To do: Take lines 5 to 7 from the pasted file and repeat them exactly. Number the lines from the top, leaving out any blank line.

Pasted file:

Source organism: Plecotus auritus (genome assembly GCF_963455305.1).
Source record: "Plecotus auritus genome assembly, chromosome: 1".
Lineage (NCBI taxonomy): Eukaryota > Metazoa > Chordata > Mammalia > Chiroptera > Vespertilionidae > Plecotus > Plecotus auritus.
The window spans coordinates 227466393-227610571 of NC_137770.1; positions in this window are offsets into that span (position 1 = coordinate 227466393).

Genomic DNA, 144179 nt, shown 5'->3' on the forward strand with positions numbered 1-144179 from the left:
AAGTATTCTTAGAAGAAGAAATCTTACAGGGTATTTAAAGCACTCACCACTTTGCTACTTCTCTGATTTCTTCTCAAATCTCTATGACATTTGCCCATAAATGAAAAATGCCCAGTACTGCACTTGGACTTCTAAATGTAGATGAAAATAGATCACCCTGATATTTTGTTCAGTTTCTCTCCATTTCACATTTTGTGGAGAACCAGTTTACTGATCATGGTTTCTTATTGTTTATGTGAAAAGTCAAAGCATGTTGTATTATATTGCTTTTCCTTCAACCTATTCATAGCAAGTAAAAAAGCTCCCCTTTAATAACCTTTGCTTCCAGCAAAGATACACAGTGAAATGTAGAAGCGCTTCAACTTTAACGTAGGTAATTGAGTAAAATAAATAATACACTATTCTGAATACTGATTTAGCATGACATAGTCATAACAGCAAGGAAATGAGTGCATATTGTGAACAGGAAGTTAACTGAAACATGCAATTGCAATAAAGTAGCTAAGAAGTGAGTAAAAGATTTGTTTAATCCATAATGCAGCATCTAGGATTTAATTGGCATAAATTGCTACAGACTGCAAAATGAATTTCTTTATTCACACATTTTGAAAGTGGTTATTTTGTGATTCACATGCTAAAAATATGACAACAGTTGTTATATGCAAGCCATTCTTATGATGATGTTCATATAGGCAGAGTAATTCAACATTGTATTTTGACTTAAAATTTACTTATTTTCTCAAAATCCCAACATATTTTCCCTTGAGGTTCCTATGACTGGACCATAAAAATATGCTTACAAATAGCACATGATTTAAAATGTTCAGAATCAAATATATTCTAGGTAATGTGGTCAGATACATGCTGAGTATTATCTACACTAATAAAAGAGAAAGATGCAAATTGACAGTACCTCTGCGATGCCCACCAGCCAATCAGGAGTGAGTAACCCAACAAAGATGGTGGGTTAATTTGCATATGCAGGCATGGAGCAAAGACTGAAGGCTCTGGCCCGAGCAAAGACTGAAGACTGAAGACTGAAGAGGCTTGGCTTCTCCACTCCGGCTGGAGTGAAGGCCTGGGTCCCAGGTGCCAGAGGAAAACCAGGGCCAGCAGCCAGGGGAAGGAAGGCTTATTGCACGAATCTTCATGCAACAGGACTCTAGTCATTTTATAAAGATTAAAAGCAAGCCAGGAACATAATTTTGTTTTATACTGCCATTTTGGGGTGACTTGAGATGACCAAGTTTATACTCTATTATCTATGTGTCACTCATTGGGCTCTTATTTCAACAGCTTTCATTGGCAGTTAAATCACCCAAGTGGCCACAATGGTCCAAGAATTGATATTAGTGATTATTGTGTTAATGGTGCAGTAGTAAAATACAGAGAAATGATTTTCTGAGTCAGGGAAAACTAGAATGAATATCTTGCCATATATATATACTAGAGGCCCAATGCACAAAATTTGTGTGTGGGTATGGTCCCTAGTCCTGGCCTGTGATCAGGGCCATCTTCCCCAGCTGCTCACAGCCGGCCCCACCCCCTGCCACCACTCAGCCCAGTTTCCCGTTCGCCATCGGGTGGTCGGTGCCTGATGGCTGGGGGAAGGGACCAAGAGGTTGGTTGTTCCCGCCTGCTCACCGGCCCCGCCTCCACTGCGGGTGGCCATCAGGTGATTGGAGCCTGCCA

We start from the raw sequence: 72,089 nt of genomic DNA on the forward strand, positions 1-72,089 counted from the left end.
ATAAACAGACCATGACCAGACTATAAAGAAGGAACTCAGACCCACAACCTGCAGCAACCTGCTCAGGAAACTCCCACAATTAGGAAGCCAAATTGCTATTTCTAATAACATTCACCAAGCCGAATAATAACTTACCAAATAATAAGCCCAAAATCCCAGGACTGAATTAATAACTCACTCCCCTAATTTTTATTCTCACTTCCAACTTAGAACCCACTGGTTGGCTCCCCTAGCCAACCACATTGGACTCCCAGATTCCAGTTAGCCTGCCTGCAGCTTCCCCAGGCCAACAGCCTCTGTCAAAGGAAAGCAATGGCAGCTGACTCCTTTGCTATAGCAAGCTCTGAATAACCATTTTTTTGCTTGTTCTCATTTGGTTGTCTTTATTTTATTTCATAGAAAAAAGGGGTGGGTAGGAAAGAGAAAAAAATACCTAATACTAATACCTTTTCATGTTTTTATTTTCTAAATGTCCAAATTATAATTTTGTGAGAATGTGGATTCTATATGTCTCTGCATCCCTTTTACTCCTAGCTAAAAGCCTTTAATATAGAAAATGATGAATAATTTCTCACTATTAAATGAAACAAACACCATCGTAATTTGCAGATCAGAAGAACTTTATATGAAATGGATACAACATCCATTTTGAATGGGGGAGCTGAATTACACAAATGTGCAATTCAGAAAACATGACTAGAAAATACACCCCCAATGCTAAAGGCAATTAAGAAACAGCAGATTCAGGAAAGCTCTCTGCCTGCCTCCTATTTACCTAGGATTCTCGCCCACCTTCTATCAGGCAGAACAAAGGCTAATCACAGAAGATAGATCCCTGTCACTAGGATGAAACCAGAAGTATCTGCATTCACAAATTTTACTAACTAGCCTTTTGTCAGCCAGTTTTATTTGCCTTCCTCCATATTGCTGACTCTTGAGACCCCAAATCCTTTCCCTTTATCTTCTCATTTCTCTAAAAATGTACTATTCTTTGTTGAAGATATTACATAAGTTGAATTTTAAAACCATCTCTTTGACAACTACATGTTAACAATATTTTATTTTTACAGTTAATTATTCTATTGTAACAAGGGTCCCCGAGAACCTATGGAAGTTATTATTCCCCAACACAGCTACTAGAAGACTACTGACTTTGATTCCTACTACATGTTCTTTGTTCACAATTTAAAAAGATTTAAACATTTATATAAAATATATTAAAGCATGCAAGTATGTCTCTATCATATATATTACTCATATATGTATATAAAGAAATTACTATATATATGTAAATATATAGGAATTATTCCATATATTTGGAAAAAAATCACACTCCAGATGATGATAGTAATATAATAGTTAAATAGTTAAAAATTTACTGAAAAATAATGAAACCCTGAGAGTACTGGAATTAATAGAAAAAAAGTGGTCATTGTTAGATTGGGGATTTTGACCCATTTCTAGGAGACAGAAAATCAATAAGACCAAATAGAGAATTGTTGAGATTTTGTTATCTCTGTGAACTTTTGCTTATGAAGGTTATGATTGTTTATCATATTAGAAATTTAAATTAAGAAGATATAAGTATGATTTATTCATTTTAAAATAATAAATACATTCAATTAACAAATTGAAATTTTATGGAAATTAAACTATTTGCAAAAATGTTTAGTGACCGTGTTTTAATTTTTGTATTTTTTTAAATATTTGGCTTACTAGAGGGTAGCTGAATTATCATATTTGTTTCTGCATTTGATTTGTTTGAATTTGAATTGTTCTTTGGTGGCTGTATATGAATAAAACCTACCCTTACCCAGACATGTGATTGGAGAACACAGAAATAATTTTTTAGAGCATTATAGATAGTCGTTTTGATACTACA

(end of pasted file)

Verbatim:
Genomic DNA, 144179 nt, shown 5'->3' on the forward strand with positions numbered 1-144179 from the left:
AAGTATTCTTAGAAGAAGAAATCTTACAGGGTATTTAAAGCACTCACCACTTTGCTACTTCTCTGATTTCTTCTCAAATCTCTATGACATTTGCCCATAAATGAAAAATGCCCAGTACTGCACTTGGACTTCTAAATGTAGATGAAAATAGATCACCCTGATATTTTGTTCAGTTTCTCTCCATTTCACATTTTGTGGAGAACCAGTTTACTGATCATGGTTTCTTATTGTTTATGTGAAAAGTCAAAGCATGTTGTATTATATTGCTTTTCCTTCAACCTATTCATAGCAAGTAAAAAAGCTCCCCTTTAATAACCTTTGCTTCCAGCAAAGATACACAGTGAAATGTAGAAGCGCTTCAACTTTAACGTAGGTAATTGAGTAAAATAAATAATACACTATTCTGAATACTGATTTAGCATGACATAGTCATAACAGCAAGGAAATGAGTGCATATTGTGAACAGGAAGTTAACTGAAACATGCAATTGCAATAAAGTAGCTAAGAAGTGAGTAAAAGATTTGTTTAATCCATAATGCAGCATCTAGGATTTAATTGGCATAAATTGCTACAGACTGCAAAATGAATTTCTTTATTCACACATTTTGAAAGTGGTTATTTTGTGATTCACATGCTAAAAATATGACAACAGTTGTTATATGCAAGCCATTCTTATGATGATGTTCATATAGGCAGAGTAATTCAACATTGTATTTTGACTTAAAATTTACTTATTTTCTCAAAATCCCAACATATTTTCCCTTGAGGTTCCTATGACTGGACCATAAAAATATGCTTACAAATAGCACATGATTTAAAATGTTCAGAATCAAATATATTCTAGGTAATGTGGTCAGATACATGCTGAGTATTATCTACACTAATAAAAGAGAAAGATGCAAATTGACAGTACCTCTGCGATGCCCACCAGCCAATCAGGAGTGAGTAACCCAACAAAGATGGTGGGTTAATTTGCATATGCAGGCATGGAGCAAAGACTGAAGGCTCTGGCCCGAGCAAAGACTGAAGACTGAAGACTGAAGAGGCTTGGCTTCTCCACTCCGGCTGGAGTGAAGGCCTGGGTCCCAGGTGCCAGAGGAAAACCAGGGCCAGCAGCCAGGGGAAGGAAGGCTTATTGCACGAATCTTCATGCAACAGGACTCTAGTCATTTTATAAAGATTAAAAGCAAGCCAGGAACATAATTTTGTTTTATACTGCCATTTTGGGGTGACTTGAGATGACCAAGTTTATACTCTATTATCTATGTGTCACTCATTGGGCTCTTATTTCAACAGCTTTCATTGGCAGTTAAATCACCCAAGTGGCCACAATGGTCCAAGAATTGATATTAGTGATTATTGTGTTAATGGTGCAGTAGTAAAATACAGAGAAATGATTTTCTGAGTCAGGGAAAACTAGAATGAATATCTTGCCATATATATATACTAGAGGCCCAATGCACAAAATTTGTGTGTGGGTATGGTCCCTAGTCCTGGCCTGTGATCAGGGCCATCTTCCCCAGCTGCTCACAGCCGGCCCCACCCCCTGCCACCACTCAGCCCAGTTTCCCGTTCGCCATCGGGTGGTCGGTGCCTGATGGCTGGGGGAAGGGACCAAGAGGTTGGTTGTTCCCGCCTGCTCACCGGCCCCGCCTCCACTGCGGGTGGCCATCAGGTGATTGGAGCCTGCCA

We start from the raw sequence: 72,089 nt of genomic DNA on the forward strand, positions 1-72,089 counted from the left end.